Hypothermia sets in quickly during bitterly cold winter weather when you're unable to maintain your body heat. But even in warmer environments, a harsh wind chill or clothing soaked by an unexpected rainstorm can lead to a dangerous and potentially fatal drop in core temperature. For these reasons and many more, a reliable source of fire is an essential part of any emergency kit, and something you should consider and test thoroughly.

You certainly don't want to learn about a flaw in your fire-starting plan when you're already shivering, numb, and losing muscle coordination.

Last winter in Issue 18, we featured a buyer's guide for manually operated fire-starters, including ferro rods, magnesium bars, several types of matches, and even a primitive fire bow. This time around, we're focusing on tools that can create an instant flame.

Lighters vs. Torches

These two devices share many similarities, but can be differentiated easily by observing their flames. Lighters produce soft and flickering orange flames from flammable fluid or liquified gas, while torches release a fine stream (or streams) of gas at higher pressure to generate intense blue jets. Some of these fire-starters blur the line, offering a manual adjustment that can achieve either type of combustion.

Both lighters and torches can easily ignite a campfire, and many share the same butane fuel, but there are functional differences as well. Lighters generally offer even heat, and simple ignition and fuel systems for long-term durability. Torches generate more powerful and focused heat — enough to solder wiring, braze metal pipes, vaporize moisture, and brulee fancy desserts — but their fuels and Piezoelectric ignition systems may be more sensitive to environmental conditions.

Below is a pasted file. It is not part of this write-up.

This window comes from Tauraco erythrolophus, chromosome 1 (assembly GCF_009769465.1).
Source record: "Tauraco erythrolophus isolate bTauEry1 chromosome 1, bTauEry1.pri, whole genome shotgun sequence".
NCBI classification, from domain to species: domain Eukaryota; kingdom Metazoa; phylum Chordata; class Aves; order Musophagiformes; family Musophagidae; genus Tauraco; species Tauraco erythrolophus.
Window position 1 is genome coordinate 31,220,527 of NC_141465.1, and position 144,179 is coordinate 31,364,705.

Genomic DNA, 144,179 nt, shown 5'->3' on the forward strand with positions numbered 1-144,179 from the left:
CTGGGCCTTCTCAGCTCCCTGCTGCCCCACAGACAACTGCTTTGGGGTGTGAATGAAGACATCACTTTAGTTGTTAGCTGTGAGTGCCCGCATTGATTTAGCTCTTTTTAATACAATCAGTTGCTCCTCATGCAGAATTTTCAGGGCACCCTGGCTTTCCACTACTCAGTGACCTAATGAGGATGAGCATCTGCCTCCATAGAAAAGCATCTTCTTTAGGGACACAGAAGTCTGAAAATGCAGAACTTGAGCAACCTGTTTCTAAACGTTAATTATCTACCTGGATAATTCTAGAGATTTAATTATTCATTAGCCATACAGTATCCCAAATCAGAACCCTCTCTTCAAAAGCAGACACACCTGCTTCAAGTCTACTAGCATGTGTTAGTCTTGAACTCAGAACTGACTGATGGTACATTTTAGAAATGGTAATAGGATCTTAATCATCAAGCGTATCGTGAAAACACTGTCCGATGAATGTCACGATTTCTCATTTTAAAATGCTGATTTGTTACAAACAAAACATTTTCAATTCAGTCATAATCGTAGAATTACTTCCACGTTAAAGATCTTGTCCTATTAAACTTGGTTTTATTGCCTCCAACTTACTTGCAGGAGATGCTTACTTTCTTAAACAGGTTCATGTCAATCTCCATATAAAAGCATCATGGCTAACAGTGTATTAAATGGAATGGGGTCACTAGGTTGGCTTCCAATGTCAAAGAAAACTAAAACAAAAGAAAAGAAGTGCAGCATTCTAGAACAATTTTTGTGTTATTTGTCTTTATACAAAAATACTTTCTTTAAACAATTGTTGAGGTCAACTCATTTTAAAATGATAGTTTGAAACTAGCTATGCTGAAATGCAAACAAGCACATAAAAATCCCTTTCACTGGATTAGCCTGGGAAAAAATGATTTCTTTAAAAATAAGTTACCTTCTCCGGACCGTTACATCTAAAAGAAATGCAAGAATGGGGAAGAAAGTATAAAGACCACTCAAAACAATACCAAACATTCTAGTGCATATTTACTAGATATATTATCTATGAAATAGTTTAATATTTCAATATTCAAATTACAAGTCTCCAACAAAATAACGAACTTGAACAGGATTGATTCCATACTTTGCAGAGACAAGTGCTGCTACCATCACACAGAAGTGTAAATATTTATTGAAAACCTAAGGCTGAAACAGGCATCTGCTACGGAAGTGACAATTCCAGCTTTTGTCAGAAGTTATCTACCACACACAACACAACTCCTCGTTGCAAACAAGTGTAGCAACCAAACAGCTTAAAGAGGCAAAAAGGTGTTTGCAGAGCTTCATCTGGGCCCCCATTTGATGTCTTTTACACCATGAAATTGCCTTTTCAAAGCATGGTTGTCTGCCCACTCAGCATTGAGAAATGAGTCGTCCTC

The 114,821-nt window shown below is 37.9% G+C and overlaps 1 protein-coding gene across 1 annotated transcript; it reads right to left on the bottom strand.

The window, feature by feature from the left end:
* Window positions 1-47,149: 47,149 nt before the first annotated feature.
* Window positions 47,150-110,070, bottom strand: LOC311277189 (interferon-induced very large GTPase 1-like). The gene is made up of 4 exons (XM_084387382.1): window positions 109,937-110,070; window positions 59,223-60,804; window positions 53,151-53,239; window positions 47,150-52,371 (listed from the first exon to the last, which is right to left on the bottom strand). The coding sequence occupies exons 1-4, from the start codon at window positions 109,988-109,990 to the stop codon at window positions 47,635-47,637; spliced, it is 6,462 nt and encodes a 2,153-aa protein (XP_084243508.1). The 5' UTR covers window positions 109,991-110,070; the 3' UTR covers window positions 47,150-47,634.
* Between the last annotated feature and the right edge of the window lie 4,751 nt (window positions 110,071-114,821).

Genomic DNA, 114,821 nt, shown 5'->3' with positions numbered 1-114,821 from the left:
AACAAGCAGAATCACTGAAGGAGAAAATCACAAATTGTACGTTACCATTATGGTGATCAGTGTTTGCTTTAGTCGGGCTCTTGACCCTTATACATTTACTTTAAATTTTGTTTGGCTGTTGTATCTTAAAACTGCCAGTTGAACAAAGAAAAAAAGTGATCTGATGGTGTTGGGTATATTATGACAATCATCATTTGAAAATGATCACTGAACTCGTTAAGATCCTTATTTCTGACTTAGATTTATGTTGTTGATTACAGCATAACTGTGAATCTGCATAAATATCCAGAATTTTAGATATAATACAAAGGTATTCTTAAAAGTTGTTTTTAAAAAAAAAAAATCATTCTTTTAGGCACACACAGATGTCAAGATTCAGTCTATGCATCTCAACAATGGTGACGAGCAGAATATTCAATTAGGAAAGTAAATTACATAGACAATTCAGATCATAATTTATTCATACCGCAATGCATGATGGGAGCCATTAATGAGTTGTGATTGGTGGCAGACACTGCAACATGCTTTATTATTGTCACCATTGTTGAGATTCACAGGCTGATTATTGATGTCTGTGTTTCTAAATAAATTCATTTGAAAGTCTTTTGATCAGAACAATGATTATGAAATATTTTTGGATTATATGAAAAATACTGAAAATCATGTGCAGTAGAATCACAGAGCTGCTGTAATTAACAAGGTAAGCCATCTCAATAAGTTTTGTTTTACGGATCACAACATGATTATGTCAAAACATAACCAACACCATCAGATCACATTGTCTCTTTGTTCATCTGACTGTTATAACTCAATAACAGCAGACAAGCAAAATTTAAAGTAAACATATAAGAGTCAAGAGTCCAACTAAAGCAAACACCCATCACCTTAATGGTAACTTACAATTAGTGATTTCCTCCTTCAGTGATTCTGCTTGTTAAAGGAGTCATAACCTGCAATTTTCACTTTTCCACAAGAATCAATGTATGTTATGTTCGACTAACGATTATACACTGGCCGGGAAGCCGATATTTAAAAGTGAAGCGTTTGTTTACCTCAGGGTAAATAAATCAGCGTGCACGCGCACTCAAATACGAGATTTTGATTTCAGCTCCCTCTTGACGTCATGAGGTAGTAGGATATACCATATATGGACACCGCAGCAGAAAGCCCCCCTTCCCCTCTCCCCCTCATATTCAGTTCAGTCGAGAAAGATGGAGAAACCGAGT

We obtained three lighters and three torches, and evaluated each based on ease of use, reliability, power, features, and cost. Read our impressions and decide if one of these fire-starters is hot enough for your bug-out bag or winter survival kit.

Buyer's Guide

  • Bernzomatic Model: WT2301C Campfire Torch

    Make & Model - Bernzomatic WT2301C Campfire Torch
    Dimensions - 5 by 2 by 1 inches
    Weight - 3.4 ounces (torch only) / 2.97 pounds with 14.1-ounce propane cylinder
    MSRP - $20 (torch only) / $5 per propane cylinder
    URL - http://www.bernzomatic.com

    This full-sized torch features built-in Piezo ignition, so unlike workshop torches, carrying a separate striker isn't necessary.

  • BIC Classic Maxi

    Make & Model - BIC Classic Maxi
    Dimensions - 3.2 by 1 by 0.6 inches
    Weight - 0.7 ounces (including fuel)
    MSRP - $6.50 per 5-pack / $1.30 each
    URL - http://www.bicworld.com

    With 4.2 million lighters produced every day, the BIC has become ubiquitous.

  • EXOTAC Model: titanLIGHT

    Make & Model - EXOTAC titanLIGHT
    Dimensions - 3.3 by 1 inches
    Weight - 2.0 ounces (including fuel)
    MSRP - $50
    URL - http://www.exotac.com

    Liquid-fueled lighters such as the classic Zippo have an Achilles' heel for survivalists — they're not airtight, so the lighter fluid eventually evaporates.

  • Topsense Pencil Torch

    Make & Model - Topsense Pencil Torch
    Dimensions - 6.5 by 1.1 by 0.7 inches
    Weight - 2.1 ounces (including fuel)
    MSRP - $12
    URL - http://www.amazon.com

    We found the Topsense torch on Amazon, and its slim design caught our eye.

  • UCO Stormproof Torch & Bottle Opener

    Make & Model - UCO Stormproof Torch & Bottle Opener
    Dimensions - 4.5 by 1.8 by 1.1 inches
    Weight - 3.3 ounces (including fuel)
    MSRP - $20
    URL - http://www.ucogear.com

    Two versions of this torch are available; each is contained in a hard plastic case with a waterproof silicone cap and small carabiner.

  • Zippo Outdoor Utility Lighter (OUL)

    Make & Model - Zippo Outdoor Utility Lighter (OUL)
    Dimensions - 7.7 by 1.3 inches
    Weight - 6.6 ounces (including fuel)
    MSRP - $20
    URL - http://www.zippo.com

    Mentioning the name Zippo evokes thoughts of the classic flip-top fluid-filled lighters, but the company also offers a line of outdoor-oriented fire-starting tools.

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